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PR Takeaways from Create & Cultivate SEA

WE Communications Blog: Agency

9/13/2017
— Lauren Cole 

Just one week after wrapping up my WE internship and joining the agency full time, I was invited to attend last weekend’s Create & Cultivate conference hosted at Microsoft’s campus in Redmond, WA. Create & Cultivate is an organization for women to create and cultivate the career of their dreams. As a woman just getting started in her career, the timing couldn’t have been more perfect.

Create & Cultivate aimed to cause social buzz and they delivered. The space was stunning, prompting nearly everyone to go nuts on their social media channels. Not only did the volume of #CreateCultivateSEA posts impress, but powerful influencers like Kate Arends (Wit & Delight) and Emily Drewry (Forbes) raved about the experience on their platforms. Celebrity keynotes by Brooklyn Decker, Issa Rae and Mandy Moore rounded out the incredible day. After an insightful day, I found my five PR takeaways from the conference.

PR Takeaways:

  1. “Creative is not an add-on”: WE’s creative director, Anne Alo, sat in on the “Detail Oriented” panel to discuss the business of design. Other speakers included bloggers and Amanda Manna of Lowe’s Innovation Labs. She discussed one of the benefits brands have from implementing technology by explaining how “physical and digital really have come together.” Amanda talked about how a digital VR experience brings customers into a Lowe’s store where the consumer connects with people again. So technology is the catalyst that facilitated human connection.

    When asked how to maintain your brand’s creative vision when partnering with other brands, Anne talked about her love/hate relationship with partnerships. She explained that WE translates the conversation between brands and influencers. It was an expert way of explaining the intricate business we operate in every day.

    Anne wowed the audience with her assertion that “if you delete creative from the world, it would be boring.” Knowing her audience of creatives, Anne reminded listeners that creative is not an add-on; it is an integral part of brand success. Without creativity, we would have nothing innovative or inspiring to offer clients. This is a key takeaway I’ll take with me as I grow in the PR industry.
  1. Experiential or bust: The name of the game was experience. If a brand wasn’t offering a promotion or opportunity to engage, it went unnoticed at C&C. However, it was nearly impossible to miss Microsoft’s presence because we were invited into their home (full disclosure: Microsoft is a WE client). Attendees got to experience a small portion of campus and visualize the magnitude of the corporation. In addition to hosting C&C, Microsoft sponsored the main stage and offered interactive experiences for guests. Women were invited to test out Surface features, the Surface Hub and an Office 365 photo booth. Through these experiences, it’s clear that Microsoft has products and tools for every millennial whether they work for a large company or are a freelancer. Aside from Microsoft, guests could take headshots with GoDaddy, enjoy mocktails with La Croix and get makeup touchups at the Nordstrom Beauty booth. These engaging experiences kept us entertained through a 10 hour day and elevated brand reputation.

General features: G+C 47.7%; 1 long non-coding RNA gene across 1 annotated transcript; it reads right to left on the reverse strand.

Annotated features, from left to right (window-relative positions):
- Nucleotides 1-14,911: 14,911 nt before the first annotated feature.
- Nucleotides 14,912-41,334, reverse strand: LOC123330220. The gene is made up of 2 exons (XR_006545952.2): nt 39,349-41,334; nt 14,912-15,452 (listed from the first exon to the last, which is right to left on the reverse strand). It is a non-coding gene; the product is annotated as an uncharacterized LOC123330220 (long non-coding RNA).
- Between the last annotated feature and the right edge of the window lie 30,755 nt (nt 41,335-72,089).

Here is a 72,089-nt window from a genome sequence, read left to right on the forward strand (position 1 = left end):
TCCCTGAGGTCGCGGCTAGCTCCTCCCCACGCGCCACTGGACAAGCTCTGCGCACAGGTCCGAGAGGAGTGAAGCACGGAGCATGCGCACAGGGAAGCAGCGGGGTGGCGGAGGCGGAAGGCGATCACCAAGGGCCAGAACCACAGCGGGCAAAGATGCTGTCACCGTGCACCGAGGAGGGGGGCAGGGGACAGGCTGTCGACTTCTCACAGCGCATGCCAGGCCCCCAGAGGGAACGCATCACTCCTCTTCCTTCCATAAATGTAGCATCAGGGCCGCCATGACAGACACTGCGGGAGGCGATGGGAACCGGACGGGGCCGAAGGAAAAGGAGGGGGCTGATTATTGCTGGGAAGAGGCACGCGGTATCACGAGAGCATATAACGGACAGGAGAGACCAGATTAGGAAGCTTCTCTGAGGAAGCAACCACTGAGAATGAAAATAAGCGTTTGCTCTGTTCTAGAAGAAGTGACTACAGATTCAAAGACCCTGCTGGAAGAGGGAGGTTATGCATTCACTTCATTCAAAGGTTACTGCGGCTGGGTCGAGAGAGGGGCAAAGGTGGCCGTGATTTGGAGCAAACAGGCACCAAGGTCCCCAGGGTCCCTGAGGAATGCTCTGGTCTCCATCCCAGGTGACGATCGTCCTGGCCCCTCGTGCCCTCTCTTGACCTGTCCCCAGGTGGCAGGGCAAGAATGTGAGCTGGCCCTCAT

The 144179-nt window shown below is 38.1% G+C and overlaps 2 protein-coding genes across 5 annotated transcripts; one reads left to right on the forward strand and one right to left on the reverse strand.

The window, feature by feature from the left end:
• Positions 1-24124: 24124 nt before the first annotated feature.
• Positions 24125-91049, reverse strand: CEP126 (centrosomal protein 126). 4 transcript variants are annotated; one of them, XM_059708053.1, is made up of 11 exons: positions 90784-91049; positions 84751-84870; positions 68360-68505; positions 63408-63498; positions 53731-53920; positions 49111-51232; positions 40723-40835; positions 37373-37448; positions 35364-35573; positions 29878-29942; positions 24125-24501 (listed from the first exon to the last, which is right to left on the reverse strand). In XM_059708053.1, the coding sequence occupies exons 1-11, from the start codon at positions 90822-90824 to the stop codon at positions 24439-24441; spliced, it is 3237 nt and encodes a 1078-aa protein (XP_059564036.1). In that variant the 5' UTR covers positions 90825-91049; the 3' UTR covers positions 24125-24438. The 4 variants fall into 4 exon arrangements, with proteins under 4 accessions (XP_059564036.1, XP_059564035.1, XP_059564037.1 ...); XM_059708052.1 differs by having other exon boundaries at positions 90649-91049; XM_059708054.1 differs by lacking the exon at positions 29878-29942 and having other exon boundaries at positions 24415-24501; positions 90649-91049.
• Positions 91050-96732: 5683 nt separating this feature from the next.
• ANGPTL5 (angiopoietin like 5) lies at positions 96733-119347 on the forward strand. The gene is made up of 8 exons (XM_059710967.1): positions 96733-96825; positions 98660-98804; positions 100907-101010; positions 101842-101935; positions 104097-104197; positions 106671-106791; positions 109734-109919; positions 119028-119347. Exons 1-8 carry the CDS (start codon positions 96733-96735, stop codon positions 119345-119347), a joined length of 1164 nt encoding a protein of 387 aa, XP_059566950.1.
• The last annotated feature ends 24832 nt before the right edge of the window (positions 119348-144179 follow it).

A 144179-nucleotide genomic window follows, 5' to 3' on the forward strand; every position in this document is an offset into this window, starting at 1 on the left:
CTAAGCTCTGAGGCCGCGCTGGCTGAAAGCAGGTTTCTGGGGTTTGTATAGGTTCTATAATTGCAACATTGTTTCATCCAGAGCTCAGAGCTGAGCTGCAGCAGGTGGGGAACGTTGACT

1. Put your brand on repeat: Perhaps the strongest brand presence at C&C was La Croix (go figure). No one could resist the free totes, mocktails, custom calligraphy artwork, stickers, photo booth and hat. La Croix. Was. Everywhere. The company refused to let a single attendee leave without interacting with the brand in one way or another, and at the end of the day La Croix was engrained in your brain like having a song stuck in your head. Because all attendees took a piece of the brand with them, the company was able to extend its impact beyond the day. La Croix was so in-your-face and we loved it.
  1. Execute the Trend: The Simon G. Jewelry booth was impossible to miss with its breathtaking floral wall. My Instagram senses started tingling and I was immediately captured by the glamorous products. Simon G. also offered free piercings in the afternoon, which I would have gladly participated in. Naturally, the line was ungodly so I had to pass. But what was notable was the brand’s capitalization on the floral wall trend. They knew the audience has a soft spot for pretty things. Many tried, but Simon G. came out on top.
  1. Get people to say your name: Our client The Mine made a strong impression at C&C as a sponsor. They sponsored one of two event stages, had President Michelle Newbery speak and offered up a cozy pop-up booth. But the star of the show was Finn, the company dog. Nobody can resist an adorable furry friend, so the Mine made good use of their pride and joy. Because there were only two speaker stages, the Mine came up in conversation often when attendees referred to where they were going. Forcing attendees to reference the brand was an expert way of building brand awareness.

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Lauren Cole
WE Comms, Seattle
LinkedIn and Twitter